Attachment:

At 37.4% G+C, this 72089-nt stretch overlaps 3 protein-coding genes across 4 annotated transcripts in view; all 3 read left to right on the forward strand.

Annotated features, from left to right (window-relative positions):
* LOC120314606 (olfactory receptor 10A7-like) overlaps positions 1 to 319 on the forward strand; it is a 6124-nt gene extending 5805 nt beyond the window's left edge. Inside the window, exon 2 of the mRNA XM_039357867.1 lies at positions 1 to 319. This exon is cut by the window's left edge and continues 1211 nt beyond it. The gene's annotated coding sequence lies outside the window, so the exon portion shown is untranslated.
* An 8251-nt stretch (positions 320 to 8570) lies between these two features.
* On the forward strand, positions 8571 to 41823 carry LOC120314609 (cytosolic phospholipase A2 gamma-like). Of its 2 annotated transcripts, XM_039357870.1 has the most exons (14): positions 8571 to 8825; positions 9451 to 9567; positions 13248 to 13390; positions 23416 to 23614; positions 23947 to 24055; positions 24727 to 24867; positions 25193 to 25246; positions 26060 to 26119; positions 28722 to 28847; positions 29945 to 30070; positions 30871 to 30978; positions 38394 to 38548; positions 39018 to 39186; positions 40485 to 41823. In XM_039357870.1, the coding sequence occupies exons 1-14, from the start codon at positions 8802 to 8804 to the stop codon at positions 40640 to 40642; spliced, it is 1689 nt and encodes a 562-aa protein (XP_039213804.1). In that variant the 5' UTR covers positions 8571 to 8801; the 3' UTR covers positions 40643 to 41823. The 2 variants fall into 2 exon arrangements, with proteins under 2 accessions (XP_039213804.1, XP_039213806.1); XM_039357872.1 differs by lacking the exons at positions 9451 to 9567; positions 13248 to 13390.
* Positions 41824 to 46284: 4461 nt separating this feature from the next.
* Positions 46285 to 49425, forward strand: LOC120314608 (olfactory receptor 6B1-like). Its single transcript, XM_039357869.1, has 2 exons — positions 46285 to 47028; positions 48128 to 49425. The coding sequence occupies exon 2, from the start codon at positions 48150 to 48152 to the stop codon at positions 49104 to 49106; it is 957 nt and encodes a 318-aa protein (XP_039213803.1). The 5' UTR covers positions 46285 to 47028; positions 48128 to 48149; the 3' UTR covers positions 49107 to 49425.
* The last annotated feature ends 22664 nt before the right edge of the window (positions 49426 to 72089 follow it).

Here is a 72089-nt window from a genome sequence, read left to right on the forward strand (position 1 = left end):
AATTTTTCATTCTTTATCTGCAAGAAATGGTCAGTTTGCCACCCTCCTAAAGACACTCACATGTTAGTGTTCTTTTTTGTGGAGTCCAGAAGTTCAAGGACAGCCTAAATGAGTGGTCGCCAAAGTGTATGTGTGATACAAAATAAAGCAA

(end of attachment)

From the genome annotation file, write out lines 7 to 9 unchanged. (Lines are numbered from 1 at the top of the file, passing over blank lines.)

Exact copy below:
* Positions 46285 to 49425, forward strand: LOC120314608 (olfactory receptor 6B1-like). Its single transcript, XM_039357869.1, has 2 exons — positions 46285 to 47028; positions 48128 to 49425. The coding sequence occupies exon 2, from the start codon at positions 48150 to 48152 to the stop codon at positions 49104 to 49106; it is 957 nt and encodes a 318-aa protein (XP_039213803.1). The 5' UTR covers positions 46285 to 47028; positions 48128 to 48149; the 3' UTR covers positions 49107 to 49425.
* The last annotated feature ends 22664 nt before the right edge of the window (positions 49426 to 72089 follow it).

Here is a 72089-nt window from a genome sequence, read left to right on the forward strand (position 1 = left end):